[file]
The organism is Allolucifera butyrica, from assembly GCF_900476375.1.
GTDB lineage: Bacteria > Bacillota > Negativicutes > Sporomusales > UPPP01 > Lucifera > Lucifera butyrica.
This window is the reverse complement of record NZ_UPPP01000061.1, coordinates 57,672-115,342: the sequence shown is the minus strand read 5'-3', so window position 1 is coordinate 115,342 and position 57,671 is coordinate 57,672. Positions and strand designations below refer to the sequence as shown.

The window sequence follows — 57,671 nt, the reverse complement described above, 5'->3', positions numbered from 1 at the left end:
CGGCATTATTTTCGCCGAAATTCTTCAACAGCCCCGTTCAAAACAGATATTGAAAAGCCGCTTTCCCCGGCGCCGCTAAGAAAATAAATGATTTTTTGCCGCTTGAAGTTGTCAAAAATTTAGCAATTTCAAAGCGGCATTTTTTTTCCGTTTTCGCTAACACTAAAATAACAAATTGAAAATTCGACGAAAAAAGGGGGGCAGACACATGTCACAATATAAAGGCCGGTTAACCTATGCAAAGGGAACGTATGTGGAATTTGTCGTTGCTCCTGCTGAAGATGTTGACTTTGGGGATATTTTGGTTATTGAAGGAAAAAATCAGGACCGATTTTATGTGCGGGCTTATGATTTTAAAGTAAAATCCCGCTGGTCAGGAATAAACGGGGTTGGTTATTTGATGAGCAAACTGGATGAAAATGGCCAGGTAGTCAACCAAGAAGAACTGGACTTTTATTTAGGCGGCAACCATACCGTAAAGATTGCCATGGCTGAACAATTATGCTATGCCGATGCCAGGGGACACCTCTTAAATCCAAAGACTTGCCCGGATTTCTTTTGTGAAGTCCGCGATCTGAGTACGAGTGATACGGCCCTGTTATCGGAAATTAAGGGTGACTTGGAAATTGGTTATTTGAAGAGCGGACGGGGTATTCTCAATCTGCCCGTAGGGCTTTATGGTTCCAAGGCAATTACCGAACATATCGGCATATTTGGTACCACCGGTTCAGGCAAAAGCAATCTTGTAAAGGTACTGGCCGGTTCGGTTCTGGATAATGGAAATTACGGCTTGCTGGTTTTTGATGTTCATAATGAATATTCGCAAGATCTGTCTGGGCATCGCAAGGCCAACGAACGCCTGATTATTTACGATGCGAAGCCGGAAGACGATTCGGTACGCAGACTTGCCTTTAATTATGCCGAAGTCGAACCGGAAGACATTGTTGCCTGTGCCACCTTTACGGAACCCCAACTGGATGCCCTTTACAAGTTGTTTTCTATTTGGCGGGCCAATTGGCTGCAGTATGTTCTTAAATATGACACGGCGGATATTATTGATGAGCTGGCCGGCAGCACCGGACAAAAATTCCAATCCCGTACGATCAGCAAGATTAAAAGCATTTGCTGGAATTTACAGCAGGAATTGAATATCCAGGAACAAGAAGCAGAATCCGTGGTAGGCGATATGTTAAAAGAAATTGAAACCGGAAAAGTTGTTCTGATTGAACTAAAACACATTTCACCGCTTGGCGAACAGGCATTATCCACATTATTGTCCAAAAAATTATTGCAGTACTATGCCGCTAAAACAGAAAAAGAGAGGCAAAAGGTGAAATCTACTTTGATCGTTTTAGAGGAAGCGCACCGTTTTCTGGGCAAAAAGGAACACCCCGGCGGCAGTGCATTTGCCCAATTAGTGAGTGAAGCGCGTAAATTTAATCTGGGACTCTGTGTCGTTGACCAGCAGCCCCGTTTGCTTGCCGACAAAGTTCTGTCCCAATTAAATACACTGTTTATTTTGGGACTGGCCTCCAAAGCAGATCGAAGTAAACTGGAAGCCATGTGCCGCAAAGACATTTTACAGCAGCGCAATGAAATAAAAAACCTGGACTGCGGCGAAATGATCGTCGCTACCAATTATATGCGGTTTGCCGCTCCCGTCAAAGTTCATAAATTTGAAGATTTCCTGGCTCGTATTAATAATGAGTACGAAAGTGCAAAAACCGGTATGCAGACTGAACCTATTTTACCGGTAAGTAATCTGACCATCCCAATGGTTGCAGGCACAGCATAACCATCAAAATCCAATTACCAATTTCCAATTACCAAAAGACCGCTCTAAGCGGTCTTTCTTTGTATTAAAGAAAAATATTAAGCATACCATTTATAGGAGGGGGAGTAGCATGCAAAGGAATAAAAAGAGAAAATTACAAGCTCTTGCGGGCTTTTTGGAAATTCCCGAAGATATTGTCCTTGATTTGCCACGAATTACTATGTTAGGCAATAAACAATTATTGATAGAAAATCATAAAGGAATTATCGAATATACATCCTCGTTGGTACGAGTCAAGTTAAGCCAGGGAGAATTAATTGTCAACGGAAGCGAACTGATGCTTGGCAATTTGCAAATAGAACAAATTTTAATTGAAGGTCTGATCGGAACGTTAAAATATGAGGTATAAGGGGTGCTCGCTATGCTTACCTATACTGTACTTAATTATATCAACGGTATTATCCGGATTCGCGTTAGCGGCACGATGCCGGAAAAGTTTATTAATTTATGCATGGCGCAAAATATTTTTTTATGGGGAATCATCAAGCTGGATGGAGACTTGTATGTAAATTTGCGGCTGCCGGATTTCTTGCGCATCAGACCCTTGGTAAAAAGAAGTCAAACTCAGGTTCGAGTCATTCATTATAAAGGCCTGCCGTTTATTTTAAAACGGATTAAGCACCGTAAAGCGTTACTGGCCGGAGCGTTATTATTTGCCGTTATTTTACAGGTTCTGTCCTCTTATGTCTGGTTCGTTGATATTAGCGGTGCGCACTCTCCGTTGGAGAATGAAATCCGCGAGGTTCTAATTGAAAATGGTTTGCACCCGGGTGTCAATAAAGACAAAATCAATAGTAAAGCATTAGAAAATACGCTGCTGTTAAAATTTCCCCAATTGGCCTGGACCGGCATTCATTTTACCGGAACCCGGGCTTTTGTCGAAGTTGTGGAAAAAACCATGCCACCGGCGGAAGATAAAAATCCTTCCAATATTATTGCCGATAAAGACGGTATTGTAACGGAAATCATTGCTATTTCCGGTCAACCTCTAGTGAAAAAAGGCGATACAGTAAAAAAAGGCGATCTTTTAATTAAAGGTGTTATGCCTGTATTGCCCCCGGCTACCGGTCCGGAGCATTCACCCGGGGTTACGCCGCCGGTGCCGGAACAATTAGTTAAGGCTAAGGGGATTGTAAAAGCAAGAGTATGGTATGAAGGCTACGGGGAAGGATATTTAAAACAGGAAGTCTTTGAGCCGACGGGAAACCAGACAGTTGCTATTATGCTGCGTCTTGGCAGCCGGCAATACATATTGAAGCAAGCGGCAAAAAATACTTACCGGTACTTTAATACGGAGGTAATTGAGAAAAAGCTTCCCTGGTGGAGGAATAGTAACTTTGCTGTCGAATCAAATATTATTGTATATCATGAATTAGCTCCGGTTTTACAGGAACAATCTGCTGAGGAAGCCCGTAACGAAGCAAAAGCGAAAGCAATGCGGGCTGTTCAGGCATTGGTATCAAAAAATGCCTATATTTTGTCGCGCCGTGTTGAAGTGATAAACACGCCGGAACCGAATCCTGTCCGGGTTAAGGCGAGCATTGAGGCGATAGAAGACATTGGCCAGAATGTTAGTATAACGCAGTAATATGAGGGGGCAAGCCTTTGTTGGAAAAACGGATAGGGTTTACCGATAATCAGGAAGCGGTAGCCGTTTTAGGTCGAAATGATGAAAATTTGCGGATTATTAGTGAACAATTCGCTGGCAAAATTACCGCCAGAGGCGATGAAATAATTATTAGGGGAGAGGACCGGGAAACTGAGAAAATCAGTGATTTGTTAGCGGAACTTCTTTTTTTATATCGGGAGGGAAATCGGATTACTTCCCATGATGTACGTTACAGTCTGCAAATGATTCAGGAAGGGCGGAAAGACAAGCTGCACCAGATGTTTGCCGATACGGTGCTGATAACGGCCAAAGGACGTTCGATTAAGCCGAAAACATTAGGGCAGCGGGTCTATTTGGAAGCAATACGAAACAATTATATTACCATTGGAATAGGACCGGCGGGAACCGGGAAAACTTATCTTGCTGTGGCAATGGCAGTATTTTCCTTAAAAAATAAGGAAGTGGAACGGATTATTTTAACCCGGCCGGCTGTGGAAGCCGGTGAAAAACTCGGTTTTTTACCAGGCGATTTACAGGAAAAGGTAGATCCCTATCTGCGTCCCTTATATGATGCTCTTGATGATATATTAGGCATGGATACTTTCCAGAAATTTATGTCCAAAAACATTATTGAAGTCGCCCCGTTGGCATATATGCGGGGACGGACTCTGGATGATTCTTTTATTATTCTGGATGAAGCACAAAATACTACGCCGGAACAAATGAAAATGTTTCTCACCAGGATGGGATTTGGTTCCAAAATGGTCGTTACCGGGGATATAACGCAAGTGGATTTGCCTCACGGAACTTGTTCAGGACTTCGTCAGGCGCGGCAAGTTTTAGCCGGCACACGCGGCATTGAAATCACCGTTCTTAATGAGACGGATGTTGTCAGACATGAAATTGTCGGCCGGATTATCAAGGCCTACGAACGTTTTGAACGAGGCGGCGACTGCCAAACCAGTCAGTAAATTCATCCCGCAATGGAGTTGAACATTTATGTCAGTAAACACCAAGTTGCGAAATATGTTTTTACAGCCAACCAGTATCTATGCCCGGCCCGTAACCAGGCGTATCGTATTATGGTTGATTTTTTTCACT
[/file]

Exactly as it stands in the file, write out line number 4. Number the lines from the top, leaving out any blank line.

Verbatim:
The window sequence follows — 57,671 nt, the reverse complement described above, 5'->3', positions numbered from 1 at the left end: